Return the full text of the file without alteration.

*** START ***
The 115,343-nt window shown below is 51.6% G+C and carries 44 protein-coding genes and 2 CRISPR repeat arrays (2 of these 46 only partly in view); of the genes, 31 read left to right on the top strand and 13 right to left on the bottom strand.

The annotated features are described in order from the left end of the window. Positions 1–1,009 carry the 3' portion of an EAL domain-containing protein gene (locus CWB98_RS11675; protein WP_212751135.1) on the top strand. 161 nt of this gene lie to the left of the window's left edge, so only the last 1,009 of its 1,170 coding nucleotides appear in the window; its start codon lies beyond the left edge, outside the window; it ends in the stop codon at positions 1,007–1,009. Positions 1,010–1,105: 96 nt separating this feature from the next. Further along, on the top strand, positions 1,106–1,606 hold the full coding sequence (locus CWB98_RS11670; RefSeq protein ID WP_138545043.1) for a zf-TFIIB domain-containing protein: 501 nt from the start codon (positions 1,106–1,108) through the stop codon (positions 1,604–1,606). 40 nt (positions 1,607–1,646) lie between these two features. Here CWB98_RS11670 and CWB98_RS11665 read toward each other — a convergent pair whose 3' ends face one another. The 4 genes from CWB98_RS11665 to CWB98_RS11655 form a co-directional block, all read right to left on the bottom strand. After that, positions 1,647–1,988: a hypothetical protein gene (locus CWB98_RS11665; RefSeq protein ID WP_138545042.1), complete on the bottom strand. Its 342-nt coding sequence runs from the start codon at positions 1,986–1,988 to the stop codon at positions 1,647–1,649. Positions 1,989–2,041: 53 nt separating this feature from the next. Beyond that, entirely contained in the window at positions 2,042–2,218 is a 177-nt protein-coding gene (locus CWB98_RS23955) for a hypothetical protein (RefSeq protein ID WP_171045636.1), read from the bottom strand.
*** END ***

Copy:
The 115,343-nt window shown below is 51.6% G+C and carries 44 protein-coding genes and 2 CRISPR repeat arrays (2 of these 46 only partly in view); of the genes, 31 read left to right on the top strand and 13 right to left on the bottom strand.

The annotated features are described in order from the left end of the window. Positions 1–1,009 carry the 3' portion of an EAL domain-containing protein gene (locus CWB98_RS11675; protein WP_212751135.1) on the top strand. 161 nt of this gene lie to the left of the window's left edge, so only the last 1,009 of its 1,170 coding nucleotides appear in the window; its start codon lies beyond the left edge, outside the window; it ends in the stop codon at positions 1,007–1,009. Positions 1,010–1,105: 96 nt separating this feature from the next. Further along, on the top strand, positions 1,106–1,606 hold the full coding sequence (locus CWB98_RS11670; RefSeq protein ID WP_138545043.1) for a zf-TFIIB domain-containing protein: 501 nt from the start codon (positions 1,106–1,108) through the stop codon (positions 1,604–1,606). 40 nt (positions 1,607–1,646) lie between these two features. Here CWB98_RS11670 and CWB98_RS11665 read toward each other — a convergent pair whose 3' ends face one another. The 4 genes from CWB98_RS11665 to CWB98_RS11655 form a co-directional block, all read right to left on the bottom strand. After that, positions 1,647–1,988: a hypothetical protein gene (locus CWB98_RS11665; RefSeq protein ID WP_138545042.1), complete on the bottom strand. Its 342-nt coding sequence runs from the start codon at positions 1,986–1,988 to the stop codon at positions 1,647–1,649. Positions 1,989–2,041: 53 nt separating this feature from the next. Beyond that, entirely contained in the window at positions 2,042–2,218 is a 177-nt protein-coding gene (locus CWB98_RS23955) for a hypothetical protein (RefSeq protein ID WP_171045636.1), read from the bottom strand.